PureBasic support for Sublime Text.
- Total 240
- Win 160
- Mac 35
- Linux 45
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PureBasic Language Support for Sublime Text
For now the most recent and stable PureBasic release represents the specification to conform to. Deprecated or removed symbols from past releases can also be supported, if no conflicts result from that.
If you notice anything like a PureBasic keyword or standard library procedure missing, please report an issue.
This package ships with a syntax definition which may not cover everything (yet) but most of what matters for a pleasant editing and reading experience. In example: you can quickly navigate to procedure implementations because Sublime Text recognizes them because of the syntax definition.
If you stumble across unrecognized keywords or other expressions, then please file an issue in the issue tracker. As far as the official documentation goes I think I did not miss anything. As #22 shows sometimes the syntax definition needs only a little bit of tweaking to improve support for already known expressions.
Important entities like procedures or structures are listed Sublime Text's symbol list for quick navigation.
The package ships snippets for regularly used constructs like conditional clauses or procedure implementations. Also it provides completions for keywords and the library procedures (including parameters) shipped with PureBasic.
This package features a simple Sublime Text build system for PureBasic. It enables you to build and run the current PureBasic source code file.
The build system assumes the PureBasic compiler to be available in the
Please refer to the PureBasic documentation for setting up commandline usage. Not the documentation you likely think of as I would do, too, but the Install.txt shipped with PureBasic. In example for macOS it is located inside the PureBasic.app bundle in
Otherwise it can be installed manually by cloning the repository in your package directory of Sublime Text.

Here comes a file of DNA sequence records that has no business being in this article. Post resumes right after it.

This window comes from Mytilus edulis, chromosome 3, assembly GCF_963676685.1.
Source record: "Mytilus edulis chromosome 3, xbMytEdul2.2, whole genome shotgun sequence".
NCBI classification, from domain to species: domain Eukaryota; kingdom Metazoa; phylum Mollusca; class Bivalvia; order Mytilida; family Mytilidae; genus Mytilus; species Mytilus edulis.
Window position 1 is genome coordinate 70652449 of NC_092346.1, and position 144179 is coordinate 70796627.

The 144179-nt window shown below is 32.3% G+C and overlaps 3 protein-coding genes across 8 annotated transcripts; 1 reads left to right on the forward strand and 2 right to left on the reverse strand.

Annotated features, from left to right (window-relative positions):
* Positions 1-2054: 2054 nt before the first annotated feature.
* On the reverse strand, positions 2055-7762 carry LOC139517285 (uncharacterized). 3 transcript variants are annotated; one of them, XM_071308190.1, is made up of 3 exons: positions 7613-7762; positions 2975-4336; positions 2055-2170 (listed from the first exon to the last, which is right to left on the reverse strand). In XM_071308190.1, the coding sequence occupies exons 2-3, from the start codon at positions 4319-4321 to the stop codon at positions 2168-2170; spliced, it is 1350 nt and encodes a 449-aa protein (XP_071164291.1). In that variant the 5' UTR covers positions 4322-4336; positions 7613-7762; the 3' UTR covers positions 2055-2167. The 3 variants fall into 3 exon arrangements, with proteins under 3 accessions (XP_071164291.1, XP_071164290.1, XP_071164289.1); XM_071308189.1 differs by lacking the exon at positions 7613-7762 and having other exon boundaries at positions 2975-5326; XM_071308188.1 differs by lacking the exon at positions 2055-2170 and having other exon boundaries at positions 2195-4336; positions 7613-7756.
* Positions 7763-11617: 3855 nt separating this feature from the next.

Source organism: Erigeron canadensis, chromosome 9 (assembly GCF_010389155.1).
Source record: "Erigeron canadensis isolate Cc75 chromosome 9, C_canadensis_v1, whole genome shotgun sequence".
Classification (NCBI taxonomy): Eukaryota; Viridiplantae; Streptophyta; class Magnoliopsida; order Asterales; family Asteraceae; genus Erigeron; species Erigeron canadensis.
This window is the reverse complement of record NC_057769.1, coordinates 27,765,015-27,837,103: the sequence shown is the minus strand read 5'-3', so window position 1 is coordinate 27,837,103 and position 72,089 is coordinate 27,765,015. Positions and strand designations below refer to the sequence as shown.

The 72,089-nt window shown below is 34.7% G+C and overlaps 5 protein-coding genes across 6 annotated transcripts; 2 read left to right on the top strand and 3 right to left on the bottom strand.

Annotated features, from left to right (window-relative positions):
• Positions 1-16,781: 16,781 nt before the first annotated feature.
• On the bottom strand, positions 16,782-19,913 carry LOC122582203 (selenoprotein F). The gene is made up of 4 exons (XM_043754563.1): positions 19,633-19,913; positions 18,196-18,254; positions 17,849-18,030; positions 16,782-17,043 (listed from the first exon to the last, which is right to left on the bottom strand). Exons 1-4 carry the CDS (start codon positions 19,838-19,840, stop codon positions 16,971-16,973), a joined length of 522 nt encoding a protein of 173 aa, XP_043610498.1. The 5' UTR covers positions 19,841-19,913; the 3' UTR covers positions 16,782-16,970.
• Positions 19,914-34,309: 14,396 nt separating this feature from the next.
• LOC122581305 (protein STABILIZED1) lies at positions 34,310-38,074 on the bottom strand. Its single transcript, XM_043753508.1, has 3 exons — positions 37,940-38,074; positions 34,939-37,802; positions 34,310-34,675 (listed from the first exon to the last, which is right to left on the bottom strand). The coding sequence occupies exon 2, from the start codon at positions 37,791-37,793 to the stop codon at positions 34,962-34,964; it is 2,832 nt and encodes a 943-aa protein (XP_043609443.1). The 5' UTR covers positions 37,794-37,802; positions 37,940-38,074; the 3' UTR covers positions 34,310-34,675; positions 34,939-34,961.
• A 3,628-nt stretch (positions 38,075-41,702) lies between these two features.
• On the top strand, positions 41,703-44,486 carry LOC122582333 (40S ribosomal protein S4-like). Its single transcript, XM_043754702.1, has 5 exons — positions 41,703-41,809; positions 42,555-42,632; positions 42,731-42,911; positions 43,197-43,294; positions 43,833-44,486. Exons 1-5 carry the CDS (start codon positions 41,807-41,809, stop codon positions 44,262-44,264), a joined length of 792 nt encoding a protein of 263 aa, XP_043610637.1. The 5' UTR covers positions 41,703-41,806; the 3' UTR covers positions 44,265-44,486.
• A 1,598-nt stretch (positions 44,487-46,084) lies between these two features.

Years ago, when there was still Sublime Text 2 and no Atom around, I tried to add support for PureBasic to Sublime Text. My main motivation was the cumbersome user experience of the PureBasic IDE, especially on Linux and macOS. Back then I was not close to where I am now in terms of software engineering skills. So I never got far.
When Atom was released it took not much time for me to switch to it as a sidekick instead of Sublime Text. It was much more approachable for me due to the web technologies used and completely free. When I was thinking about a more convenient way of editing PureBasic source code, I created a language support package. It turned out pretty fine (in my opinion). Though PureBasic already was nostalgy instead of a serious interest. Career already took me elsewhere.
So every now and then I have a nostalgic urge to pick up PureBasic again. Though meanwhile I came back to Sublime Text as a sidekick. Atom, rooted in its Electron.js foundation, is a horribly slow and resource hungry editor and at some point I was tired of it. I ported much stuff from my Atom language support package in form of this Sublime Text package. Sublime Text is much faster and efficient, especially with large files. This time I took it further.
See CONTRIBUTING.md for further information.
This is free and unencumbered software released into the public domain. See LICENSE for further information.